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‘Bus Station Project’ migrates across the border

‘Bus Station Project’ migrates across the border

Posted on 21 August 2019.

Paula Sassi unloads donated clothing and different gadgets from her automotive for Mimi Pollack (middle) and Birdie Gutierrez waiting at storage facility.

By Donald H. Harrison

Donald H. Harrison

Birdie Gutierrez

CHULA VISTA, California – After President Donald Trump’s administration started implementing its “Remain in Mexico” coverage for asylum seekers, the movement of migrants arriving at the Greyhound Bus Station in downtown San Diego was lowered to a trickle.  This posed an enormous query – what to do now? — for the two energetic ladies who had organized the Bus Station Venture offering help and luxury to asylum candidates about to journey to the houses of American sponsors.

“There were two weeks that we went to the bus station and there was only one family (needing assistance) and that was it,” commented Mimi Pollack, co-founder with Paula Sassi of the Bus Station Challenge.  (see earlier articles 1)  and a couple of).

“So we decided to see how else we could help,” Pollack stated.  “Asylees are being bottlenecked in Tijuana, so I started checking out shelters over there as well as organizations on this side of the border that are working with the shelters.”  A mutual acquaintance put Pollack and Sassi in contact with Bertha Alicia  “Birdie” Guiterrez of Chula Vista, a social activist who has been dedicated to helping the poor and the hungry since she was a younger teenager learning at the ft of United Farm Worker Union organizer Cesar Chavez.

Gutierrez  heads a corporation referred to as “Bridges of Love Across the Border” which collects food stuffs, toiletries, clothing, blankets, and other supplies for the migrants now dwelling in shelters in Tijuana while they await their dates for courtroom hearings to determine if they are eligible for asylum in the United States.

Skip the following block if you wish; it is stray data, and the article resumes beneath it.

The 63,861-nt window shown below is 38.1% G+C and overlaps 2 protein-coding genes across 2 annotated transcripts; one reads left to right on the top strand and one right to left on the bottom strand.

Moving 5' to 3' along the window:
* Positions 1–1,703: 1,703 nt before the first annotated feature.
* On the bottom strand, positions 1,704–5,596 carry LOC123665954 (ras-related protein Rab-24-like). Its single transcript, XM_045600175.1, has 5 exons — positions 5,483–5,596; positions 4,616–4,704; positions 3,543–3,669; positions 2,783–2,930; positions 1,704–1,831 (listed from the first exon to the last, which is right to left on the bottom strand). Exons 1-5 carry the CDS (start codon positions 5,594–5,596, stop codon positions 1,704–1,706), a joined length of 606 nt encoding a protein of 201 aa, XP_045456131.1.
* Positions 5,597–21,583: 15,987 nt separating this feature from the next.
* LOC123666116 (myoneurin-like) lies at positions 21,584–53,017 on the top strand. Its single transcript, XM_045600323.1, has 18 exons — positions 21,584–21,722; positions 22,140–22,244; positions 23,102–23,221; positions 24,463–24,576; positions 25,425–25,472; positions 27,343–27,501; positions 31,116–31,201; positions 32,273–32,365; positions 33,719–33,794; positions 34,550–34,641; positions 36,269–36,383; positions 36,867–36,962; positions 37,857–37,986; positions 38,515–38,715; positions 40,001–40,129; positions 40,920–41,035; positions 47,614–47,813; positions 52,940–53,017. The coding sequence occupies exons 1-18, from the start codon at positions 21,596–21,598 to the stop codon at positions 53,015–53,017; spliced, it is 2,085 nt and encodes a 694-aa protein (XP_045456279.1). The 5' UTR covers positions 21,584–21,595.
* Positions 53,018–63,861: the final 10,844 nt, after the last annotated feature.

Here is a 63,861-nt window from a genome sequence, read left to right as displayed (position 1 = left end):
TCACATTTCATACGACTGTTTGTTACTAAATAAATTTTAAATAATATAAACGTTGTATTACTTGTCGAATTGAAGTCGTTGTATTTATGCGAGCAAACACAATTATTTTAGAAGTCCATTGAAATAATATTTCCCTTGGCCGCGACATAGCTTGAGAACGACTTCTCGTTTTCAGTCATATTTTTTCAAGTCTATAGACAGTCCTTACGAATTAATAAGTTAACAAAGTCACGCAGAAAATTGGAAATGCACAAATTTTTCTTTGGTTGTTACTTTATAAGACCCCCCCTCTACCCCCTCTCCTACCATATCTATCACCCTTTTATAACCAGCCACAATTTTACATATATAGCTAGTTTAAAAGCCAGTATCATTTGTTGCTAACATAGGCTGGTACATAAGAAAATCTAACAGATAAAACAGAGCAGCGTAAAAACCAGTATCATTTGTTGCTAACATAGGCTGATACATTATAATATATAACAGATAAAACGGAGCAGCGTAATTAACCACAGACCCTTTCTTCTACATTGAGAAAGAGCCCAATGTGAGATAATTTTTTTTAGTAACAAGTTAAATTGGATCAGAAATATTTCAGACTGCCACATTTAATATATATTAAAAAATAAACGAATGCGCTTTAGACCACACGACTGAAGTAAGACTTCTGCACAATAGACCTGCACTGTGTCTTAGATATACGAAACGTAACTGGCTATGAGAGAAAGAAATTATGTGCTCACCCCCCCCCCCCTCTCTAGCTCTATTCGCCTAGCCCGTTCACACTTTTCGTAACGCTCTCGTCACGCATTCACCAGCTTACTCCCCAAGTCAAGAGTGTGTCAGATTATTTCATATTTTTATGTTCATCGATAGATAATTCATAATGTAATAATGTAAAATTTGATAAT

On Tuesday, August 20, I accompanied Pollack and Sassi from Pollack’s residence in La Mesa to Gutierrez’s rented storage facility in Chula Vista the place she keeps donated goods pending distributions twice each week in Tijuana.  Sassi and Pollack  brought quite a lot of goods, amongst them clothes, blankets and some diapers, which that they had obtained from direct donations and thru purchases at native storage sales.

After loading luggage and luggage of donated items into the storage facility, the three women and I repaired close by to Zorba’s Greek Restaurant, the place, over a buffet lunch, Gutierrez advised the story of how a famous starvation strike Chavez had carried out in 1972 in Phoenix, Arizona, led her to turn into concerned in numerous anti- poverty and social action tasks, including Bridges of Love Across the Border.

She stated that she was born to a family of farmworkers – her father having been hired in Mexico by farmers in New Mexico as part of America’s bracero program.  Relations employed themselves out as farm staff, accepting work wherever crops have been being harvested.  When she was 12, her household moved to Phoenix, Arizona, “the hardest place in the country to work in the fields.”

In 1972, then 14, she and her mother and father lived close to the Santa Rita Middle in Phoenix, where Chavez fasted 24 days to draw attention to the plight of underpaid and overworked farmworkers, who then have been on strike.  His fast was a nationally celebrated occasion, prompting visits in solidarity from such celebrities as Coretta Scott King and members of the late Robert F. Kennedy’s household.